Class Meets: Wednesdays 9:30 to 12:30 in Lawson Hall 2270C
Professor: Tim Compeau
Office Hours: By Appointment
This course introduces students to the theory and practice of digital techniques for public history. It explores methods of presenting, communicating, researching, and reconstructing history with digital technology in ways that deepen the public understanding of the past, and foster the inculcation of historical thinking skills. Digital public history can preserve the past and make it more accessible, but its affordances can also challenge authoritative narratives and complicate our experiences with history in surprising ways.
History 9808 complements material in History 9800 and is intended for students in the Public History MA program.
At the end of the course, students will have:
- a familiarity with many of the digital technologies used by public historians, museums, and heritage sites.
- an understanding of how historical communities, identities, and consciousness are formed online.
- experimented with a variety of digital platforms.
- an understanding of the pedagogical, ethical, and practical problems found in digital public history.
- developed skills to research, evaluate, and apply new media for public history.
Place-based Digital History Project: 15%
Independent Project: 15%
Independent Project Paper: 10%
Blogging: 25%. Blogging and other forms of social media engagement play an important role in this course. This is a vital skill for public historians to become comfortable with and master. Students should blog and tweet about their work, their thoughts on digital and public history, and other aspects of their professional development. Blogs will be discussed in class each week.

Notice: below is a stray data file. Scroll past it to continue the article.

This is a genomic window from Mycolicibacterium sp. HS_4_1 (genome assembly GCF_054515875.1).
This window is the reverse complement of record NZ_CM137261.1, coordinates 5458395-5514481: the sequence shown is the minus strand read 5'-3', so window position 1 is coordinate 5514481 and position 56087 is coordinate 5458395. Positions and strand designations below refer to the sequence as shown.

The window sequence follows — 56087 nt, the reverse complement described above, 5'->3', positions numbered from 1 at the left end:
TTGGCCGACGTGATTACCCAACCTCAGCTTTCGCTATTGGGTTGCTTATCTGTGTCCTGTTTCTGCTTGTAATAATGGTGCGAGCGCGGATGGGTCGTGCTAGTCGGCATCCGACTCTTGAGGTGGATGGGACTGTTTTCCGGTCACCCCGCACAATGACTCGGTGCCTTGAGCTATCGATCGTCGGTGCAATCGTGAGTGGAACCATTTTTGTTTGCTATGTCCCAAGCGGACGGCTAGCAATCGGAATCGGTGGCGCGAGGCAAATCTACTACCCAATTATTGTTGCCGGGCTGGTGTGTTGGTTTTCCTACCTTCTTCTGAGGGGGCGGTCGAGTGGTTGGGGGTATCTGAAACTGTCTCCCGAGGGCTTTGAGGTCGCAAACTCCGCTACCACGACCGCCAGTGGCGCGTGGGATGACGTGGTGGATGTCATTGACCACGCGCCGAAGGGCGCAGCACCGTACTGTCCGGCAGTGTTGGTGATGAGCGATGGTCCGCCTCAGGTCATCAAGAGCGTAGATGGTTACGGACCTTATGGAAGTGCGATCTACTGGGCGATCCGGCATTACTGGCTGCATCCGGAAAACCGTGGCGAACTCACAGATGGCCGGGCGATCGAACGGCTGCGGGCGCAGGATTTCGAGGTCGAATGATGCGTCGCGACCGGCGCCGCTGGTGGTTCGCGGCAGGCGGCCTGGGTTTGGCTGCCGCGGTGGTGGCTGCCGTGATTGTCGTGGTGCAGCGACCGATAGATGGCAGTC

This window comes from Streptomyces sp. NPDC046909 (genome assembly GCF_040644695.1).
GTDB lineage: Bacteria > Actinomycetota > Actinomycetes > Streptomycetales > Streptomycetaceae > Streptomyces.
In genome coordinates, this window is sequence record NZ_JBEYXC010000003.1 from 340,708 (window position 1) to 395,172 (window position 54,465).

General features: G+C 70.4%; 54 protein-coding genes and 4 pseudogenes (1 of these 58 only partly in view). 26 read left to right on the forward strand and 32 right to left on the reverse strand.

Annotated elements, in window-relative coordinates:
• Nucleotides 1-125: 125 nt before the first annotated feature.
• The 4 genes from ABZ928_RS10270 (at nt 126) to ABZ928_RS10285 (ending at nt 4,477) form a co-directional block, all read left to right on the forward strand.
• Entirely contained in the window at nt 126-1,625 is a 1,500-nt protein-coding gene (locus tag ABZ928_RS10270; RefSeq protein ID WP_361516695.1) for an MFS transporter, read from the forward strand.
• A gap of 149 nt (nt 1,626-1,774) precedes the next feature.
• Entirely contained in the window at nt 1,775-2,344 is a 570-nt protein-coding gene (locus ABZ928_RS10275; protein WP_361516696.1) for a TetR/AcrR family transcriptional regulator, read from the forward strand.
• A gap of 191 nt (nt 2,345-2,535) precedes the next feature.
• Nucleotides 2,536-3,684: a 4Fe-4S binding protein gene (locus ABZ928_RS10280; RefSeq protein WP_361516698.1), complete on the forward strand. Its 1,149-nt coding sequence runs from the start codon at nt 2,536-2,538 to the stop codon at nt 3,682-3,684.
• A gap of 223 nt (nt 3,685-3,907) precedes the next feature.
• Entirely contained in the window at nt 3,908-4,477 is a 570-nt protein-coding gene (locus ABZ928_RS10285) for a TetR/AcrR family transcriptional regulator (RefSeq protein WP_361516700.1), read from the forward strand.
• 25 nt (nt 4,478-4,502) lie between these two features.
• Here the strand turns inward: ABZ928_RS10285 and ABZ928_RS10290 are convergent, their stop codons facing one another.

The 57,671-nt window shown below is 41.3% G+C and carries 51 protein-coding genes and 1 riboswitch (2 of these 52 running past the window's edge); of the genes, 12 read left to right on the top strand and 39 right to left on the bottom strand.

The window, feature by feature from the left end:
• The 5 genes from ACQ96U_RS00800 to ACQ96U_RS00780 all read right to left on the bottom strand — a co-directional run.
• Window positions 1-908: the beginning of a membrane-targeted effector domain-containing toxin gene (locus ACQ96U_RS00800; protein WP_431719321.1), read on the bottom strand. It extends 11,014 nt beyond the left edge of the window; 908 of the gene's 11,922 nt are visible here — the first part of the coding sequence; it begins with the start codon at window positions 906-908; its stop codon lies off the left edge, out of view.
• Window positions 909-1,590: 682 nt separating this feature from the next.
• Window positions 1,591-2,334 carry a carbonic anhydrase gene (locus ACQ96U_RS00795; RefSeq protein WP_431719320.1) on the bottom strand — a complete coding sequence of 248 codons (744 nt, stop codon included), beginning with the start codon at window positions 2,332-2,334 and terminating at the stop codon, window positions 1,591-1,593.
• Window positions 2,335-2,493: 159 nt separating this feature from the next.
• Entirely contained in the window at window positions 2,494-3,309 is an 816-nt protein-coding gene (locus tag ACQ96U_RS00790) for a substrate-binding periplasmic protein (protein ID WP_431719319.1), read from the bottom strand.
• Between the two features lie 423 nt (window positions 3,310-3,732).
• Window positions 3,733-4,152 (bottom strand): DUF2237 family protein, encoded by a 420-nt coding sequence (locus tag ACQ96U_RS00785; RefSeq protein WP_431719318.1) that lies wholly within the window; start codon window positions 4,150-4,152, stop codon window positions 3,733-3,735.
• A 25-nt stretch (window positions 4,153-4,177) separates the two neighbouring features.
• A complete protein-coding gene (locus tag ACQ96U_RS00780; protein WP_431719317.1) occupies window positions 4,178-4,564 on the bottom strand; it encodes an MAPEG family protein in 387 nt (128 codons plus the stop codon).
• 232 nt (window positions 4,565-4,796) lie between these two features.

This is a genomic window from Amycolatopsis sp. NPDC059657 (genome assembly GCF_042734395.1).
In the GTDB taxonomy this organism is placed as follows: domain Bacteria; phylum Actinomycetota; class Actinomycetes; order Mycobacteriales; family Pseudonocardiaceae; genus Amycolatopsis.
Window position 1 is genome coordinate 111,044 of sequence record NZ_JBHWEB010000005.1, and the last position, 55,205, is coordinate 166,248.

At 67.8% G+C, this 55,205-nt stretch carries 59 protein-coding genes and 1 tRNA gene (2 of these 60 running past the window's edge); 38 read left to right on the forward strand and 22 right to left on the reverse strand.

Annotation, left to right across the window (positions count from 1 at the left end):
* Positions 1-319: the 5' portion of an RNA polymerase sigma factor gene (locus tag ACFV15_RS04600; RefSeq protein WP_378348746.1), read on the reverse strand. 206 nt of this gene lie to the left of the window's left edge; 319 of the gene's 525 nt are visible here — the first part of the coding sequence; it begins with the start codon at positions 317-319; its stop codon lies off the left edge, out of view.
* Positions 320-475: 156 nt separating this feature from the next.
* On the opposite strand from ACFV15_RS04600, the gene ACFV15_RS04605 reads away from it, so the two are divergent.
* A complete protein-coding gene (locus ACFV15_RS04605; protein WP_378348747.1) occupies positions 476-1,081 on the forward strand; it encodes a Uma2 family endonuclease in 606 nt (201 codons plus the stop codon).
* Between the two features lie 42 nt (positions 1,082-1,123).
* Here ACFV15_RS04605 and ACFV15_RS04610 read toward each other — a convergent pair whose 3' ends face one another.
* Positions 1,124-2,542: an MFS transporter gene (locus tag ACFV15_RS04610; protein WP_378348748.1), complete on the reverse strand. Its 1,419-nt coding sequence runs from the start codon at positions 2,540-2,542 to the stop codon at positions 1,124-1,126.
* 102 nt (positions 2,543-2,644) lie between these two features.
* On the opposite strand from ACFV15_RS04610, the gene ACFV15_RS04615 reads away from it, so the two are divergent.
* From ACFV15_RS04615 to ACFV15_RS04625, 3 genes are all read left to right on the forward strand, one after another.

Podcast: 15%. Each student is required to lead and upload a podcast. The format – documentary style, essay, or free flowing discussion – is up to the individual student. More details will be provided in class.
Place-Based History: 15%. Using one of the digital platforms explored in class, students must design a functional tour or place-based history lesson, game, or other experience.
Participation: 20%. Students should be prepared to actively participate in class discussions. Weekly challenges will test
Independent Project: 15%. Students explore a digital technology and its current and potential applications for public history. There are a variety of potential assignments students can complete such as digital landscaping, 3D modelling, augmented reality, visualization projects, website creation, game design etc. Details and options will be explored in class. Because students will begin the course with varied levels of experience, evaluation of this final assignment will focus on student willingness to engage with and think about the technology, and not necessarily on technical proficiency and attainment. Students must submit a proposal outlining the project and the digital tools they propose to use and will present their work to the class on Nov. 23.
Independent Project Paper: 10%. A 10 to12 page paper (ca. 2500 words) which explores and explains the theory behind the independent project. Must accompany the final submission of the independent project. Details to be discussed in class.
Below is a tentative schedule of weekly discussion topics. In keeping with the fluid nature of digital humanities weekly topics can change to meet student interests or new developments.
Sept. 26: Place-Based Digital History
Oct. 3: Digital History Games and Simulations (Podcast Due).
Oct. 10: Fall Study Break. No class
Oct. 17: The Digital Museum
Oct. 31: Ethics, Dark History Tourism, and Digital Public History. (Place-based History Assignment Due)
Nov. 7: Introduction to Processing
Nov. 21: The Future of Digital Public History
Nov. 28: Presentations/fine-tuning independent projects.
Dec. 5: Independent Assignments and Papers Due